Feedback about Sjogren's care
Updated: May 10
Now that mobile compatibility is up and running (Yay!), I’m working on the next major section of www.sjogrensadvocate.com: Sjogren’s- Another Look.
This will not be a re-write of the excellent overview provided by the Sjogren’s Syndrome Foundation (SF) website. My plan is to dig a little deeper to help patients think strategically about their own care. I highly recommend reading the Understanding Sjogren's pages on the SF website of an excellent introduction to key concepts.
As I prepare this section, I am requesting patient feedback about personal experience with Sjogren’s care. This feedback can be based on the prompts in part A and B. I also welcome general comments and stories about how clinician familiarity-or lack of familiarity-with Sjogren’s has impacted your life and your medical care.
Things to consider as you write feedback :
A. Are you getting attention to each important area of clinical concern? Do you have someone on your Sjogren’s team to provide:
1. Care for YOUR priorities, such as quality of life issues
2. Sjogren’s-appropriate care from eye doctors, dentists and non-rheumatology specialists, including preventive care
3. Monitoring for organ system complications (and treatment, when indicated)
4. Risk assessment for lymphoma
5. Management and prevention of co-morbidities and complications
B. Has a rheumatologist or other clinician told you things that contradict what other providers say or the reliable information at www.sjogrens.org?
What misinformation have you encountered? What are the consequences? Here are a few recent examples of incorrect information that patients have been told:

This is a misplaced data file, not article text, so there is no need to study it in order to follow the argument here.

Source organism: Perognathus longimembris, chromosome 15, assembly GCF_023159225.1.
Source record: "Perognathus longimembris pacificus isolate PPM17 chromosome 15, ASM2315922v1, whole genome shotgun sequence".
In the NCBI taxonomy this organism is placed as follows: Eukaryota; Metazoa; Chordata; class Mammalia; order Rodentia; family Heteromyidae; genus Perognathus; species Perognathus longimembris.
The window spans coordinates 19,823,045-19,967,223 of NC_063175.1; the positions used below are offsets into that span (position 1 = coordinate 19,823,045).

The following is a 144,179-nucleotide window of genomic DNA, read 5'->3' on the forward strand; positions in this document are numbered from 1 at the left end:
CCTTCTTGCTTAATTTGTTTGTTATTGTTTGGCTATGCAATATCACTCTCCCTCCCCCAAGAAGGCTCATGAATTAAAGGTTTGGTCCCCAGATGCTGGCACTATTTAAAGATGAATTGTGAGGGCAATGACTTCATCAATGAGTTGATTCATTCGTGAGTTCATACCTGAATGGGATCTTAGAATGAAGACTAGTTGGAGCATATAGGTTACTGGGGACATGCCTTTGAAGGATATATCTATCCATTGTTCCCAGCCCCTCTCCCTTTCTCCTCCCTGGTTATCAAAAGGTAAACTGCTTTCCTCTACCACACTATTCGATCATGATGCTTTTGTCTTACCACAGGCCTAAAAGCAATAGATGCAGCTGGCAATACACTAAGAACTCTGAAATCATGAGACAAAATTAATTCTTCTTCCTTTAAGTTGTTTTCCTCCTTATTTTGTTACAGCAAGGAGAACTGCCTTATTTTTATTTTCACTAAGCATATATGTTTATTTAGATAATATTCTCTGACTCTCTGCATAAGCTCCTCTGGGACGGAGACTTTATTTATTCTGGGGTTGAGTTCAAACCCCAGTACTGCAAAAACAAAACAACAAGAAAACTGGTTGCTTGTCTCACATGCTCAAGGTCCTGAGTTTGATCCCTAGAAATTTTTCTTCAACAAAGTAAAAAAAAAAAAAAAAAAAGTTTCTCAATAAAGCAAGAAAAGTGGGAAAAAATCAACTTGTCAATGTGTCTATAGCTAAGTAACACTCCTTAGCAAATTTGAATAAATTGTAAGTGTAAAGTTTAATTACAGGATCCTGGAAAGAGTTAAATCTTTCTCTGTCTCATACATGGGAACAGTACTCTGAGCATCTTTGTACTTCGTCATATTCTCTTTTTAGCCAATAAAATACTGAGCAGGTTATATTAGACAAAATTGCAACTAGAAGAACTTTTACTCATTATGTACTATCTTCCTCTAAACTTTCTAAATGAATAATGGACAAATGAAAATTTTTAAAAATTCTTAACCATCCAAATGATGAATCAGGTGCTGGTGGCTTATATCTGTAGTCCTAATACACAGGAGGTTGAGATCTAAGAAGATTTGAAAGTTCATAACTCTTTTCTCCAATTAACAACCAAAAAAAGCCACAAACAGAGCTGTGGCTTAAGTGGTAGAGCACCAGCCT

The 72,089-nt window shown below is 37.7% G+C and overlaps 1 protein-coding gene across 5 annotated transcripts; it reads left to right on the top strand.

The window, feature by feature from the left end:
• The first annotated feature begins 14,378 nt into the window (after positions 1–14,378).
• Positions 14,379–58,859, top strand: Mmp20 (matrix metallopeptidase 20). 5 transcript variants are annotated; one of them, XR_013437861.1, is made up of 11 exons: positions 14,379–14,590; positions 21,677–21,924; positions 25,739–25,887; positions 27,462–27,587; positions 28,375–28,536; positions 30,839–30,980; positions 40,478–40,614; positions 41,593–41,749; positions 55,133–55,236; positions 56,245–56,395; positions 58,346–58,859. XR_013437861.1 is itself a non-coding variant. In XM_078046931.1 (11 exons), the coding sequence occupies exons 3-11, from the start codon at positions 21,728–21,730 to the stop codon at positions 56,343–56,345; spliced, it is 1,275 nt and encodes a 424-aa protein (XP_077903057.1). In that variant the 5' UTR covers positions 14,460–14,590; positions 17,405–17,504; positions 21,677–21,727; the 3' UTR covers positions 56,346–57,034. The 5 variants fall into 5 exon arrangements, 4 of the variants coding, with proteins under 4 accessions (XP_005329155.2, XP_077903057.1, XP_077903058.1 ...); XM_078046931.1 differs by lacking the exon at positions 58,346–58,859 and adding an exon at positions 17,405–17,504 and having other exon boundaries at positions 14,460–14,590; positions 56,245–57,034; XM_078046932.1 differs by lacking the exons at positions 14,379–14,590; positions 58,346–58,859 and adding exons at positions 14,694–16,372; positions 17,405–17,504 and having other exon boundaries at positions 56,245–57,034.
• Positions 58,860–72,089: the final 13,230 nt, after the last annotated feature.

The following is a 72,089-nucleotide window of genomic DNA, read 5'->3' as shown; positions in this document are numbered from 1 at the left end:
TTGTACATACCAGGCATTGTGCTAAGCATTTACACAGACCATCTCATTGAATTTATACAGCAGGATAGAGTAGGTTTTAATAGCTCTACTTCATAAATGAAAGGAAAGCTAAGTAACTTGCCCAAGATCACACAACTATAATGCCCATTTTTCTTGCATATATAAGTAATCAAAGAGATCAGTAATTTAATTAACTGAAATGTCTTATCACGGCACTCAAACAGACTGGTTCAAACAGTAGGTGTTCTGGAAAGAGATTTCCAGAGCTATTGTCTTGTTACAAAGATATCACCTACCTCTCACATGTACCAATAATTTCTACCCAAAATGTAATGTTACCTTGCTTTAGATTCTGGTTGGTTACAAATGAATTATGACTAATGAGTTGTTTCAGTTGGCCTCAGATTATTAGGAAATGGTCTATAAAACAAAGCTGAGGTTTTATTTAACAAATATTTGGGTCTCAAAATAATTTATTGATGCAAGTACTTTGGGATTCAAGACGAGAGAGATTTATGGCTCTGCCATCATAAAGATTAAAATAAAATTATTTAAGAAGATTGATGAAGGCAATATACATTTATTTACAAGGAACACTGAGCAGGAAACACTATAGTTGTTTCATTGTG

1. Sjogren’s does not need special follow up, monitoring or treatment
2. Sjogren's is just a nuisance dryness condition
3. Systemic involvement is rare
4. People with Sjogren’s usually have a normal quality of life
5. If you would just exercise, lose weight, or eat__ diet, you would feel fine.
If you are lucky, you have providers who understand Sjogren’s and provide great care. This is often not the case. It can be awkward to challenge a PCP’s lack of knowledge, and downright intimidating to do this with a rheumatologist. Rheumatologists are the specialists who take the lead on Sjogren’s care. Unfortunately, a significant subset are not up-to-date or interested in Sjogren’s. Patients should not have to wonder if they are getting appropriate care for such a common, serious disease.
Please send your thoughts and stories to my email below. Of course, you may feel free to create a discussion online if you are reading this on a forum/chat group. Tell me about the real world impact that “Sjogren’s neglect” has had on your life. I would also love to hear stories about excellent care.